121  friend class GPBase;
122  void destroy();
123  void unref();
124  void ref();
125public:
126  /// Null constructor.
127  GPEnabled();
128  /// Copy construcotr
129  GPEnabled(const GPEnabled & obj);
130  /// Virtual destructor.
131  virtual ~GPEnabled();
132  /// Copy operator
133  GPEnabled & operator=(const GPEnabled & obj);
134  /** Returns the number of references to this object.  This should be only
135      used for debugging purposes. Other uses are not thread-safe. */
136  int get_count(void) const;
137protected:
138  /// The reference counter
139  volatile int count;
140};
141
142
143
144/** Base class for all smart-pointers.
145    This class implements common mechanisms for all
146    smart-pointers (see \Ref{GP}). There should be no need
147    to use this class directly.  Its sole purpose consists
148    in reducing the template expansion overhead.
149*/
150
151class DJVUAPI GPBase
152{
153public:
154  /** Null Constructor. */
155  GPBase();
156  /** Copy Constructor.
157      Increments the reference count.
158      @param sptr reference to a #GPBase# object. */
159  GPBase(const GPBase &sptr);
160  /** Construct a GPBase from a pointer.
161      Increments the reference count.
162      @param nptr pointer to a #GPEnabled# object. */
163  GPBase(GPEnabled *nptr);
164  /** Destructor. Decrements the reference count. */
165  ~GPBase();
166  /** Accesses the actual pointer. */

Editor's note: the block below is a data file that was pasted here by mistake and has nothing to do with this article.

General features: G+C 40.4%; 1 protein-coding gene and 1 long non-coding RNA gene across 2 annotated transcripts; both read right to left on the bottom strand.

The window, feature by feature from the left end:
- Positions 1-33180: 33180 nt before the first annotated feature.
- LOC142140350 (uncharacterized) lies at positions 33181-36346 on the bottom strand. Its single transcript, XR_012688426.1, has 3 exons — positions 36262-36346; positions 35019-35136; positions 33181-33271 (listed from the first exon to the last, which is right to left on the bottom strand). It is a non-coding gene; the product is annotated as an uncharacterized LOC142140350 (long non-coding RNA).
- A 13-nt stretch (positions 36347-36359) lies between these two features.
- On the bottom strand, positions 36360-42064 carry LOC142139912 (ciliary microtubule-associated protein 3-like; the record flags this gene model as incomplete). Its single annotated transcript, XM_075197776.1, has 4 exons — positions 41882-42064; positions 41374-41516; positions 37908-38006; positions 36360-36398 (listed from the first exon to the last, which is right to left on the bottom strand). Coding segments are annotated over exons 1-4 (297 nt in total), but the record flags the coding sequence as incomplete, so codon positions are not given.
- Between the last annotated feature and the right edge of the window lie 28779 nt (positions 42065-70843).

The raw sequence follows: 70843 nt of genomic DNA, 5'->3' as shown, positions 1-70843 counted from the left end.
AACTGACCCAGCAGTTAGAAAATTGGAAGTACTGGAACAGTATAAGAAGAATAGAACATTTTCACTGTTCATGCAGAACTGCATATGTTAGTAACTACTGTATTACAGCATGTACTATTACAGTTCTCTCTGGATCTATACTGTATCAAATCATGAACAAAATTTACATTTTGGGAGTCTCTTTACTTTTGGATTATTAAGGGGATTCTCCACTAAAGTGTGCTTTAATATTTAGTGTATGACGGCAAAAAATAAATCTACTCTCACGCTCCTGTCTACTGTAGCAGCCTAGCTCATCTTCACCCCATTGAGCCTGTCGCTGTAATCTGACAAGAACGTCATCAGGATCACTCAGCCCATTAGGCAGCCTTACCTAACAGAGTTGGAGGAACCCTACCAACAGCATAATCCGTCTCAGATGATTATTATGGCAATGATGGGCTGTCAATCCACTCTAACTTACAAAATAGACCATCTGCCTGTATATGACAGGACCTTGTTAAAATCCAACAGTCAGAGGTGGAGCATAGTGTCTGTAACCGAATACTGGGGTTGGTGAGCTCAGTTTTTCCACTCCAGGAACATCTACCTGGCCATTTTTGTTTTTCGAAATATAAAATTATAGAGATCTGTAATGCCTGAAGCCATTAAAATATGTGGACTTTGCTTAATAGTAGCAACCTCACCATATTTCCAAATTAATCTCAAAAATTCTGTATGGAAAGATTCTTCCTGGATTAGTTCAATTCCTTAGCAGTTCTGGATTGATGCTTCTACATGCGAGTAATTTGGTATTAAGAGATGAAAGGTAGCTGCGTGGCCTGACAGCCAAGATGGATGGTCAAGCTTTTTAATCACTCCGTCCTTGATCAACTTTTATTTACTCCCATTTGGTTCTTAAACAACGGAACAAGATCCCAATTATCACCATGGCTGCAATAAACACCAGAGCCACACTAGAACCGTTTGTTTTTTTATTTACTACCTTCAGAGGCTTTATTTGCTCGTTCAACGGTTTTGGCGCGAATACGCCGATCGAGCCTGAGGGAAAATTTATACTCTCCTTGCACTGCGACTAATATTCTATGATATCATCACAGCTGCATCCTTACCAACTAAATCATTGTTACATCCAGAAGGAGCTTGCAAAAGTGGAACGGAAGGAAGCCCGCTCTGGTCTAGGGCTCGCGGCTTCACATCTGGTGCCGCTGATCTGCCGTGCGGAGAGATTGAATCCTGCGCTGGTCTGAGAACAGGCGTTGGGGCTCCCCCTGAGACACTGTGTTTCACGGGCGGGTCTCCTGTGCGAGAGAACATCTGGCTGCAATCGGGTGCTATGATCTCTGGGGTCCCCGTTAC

167  GPEnabled* get() const;
168  /** Assignment from smartpointer.
169      Increments the counter of the new value of the pointer.
170      Decrements the counter of the previous value of the pointer. */
171  GPBase& assign(const GPBase &sptr);
172  /** Assignment from pointer.
173      Checks that the object is not being destroyed.
174      Increments the counter of the new value of the pointer.
175      Decrements the counter of the previous value of the pointer. */
176  GPBase& assign(GPEnabled *nptr);
177  /** Assignment operator. */
178  GPBase & operator=(const GPBase & obj);
179  /** Comparison operator. */
180  int operator==(const GPBase & g2) const;
181protected:
182  /** Actual pointer */
183  GPEnabled *ptr;
184};
185
186
187/** Reference counting pointer.
188    Class #GP<TYPE># represents a smart-pointer to an object of type #TYPE#.
189    Type #TYPE# must be a subclass of #GPEnabled#.  This class overloads the
190    usual pointer assignment and dereferencing operators. The overloaded
191    operators maintain the reference counters and destroy the pointed object
192    as soon as their reference counter reaches zero.  Transparent type
193    conversions are provided between smart-pointers and regular pointers.
194
195    Using a smart-pointer is a convenience and not an obligation.  There is no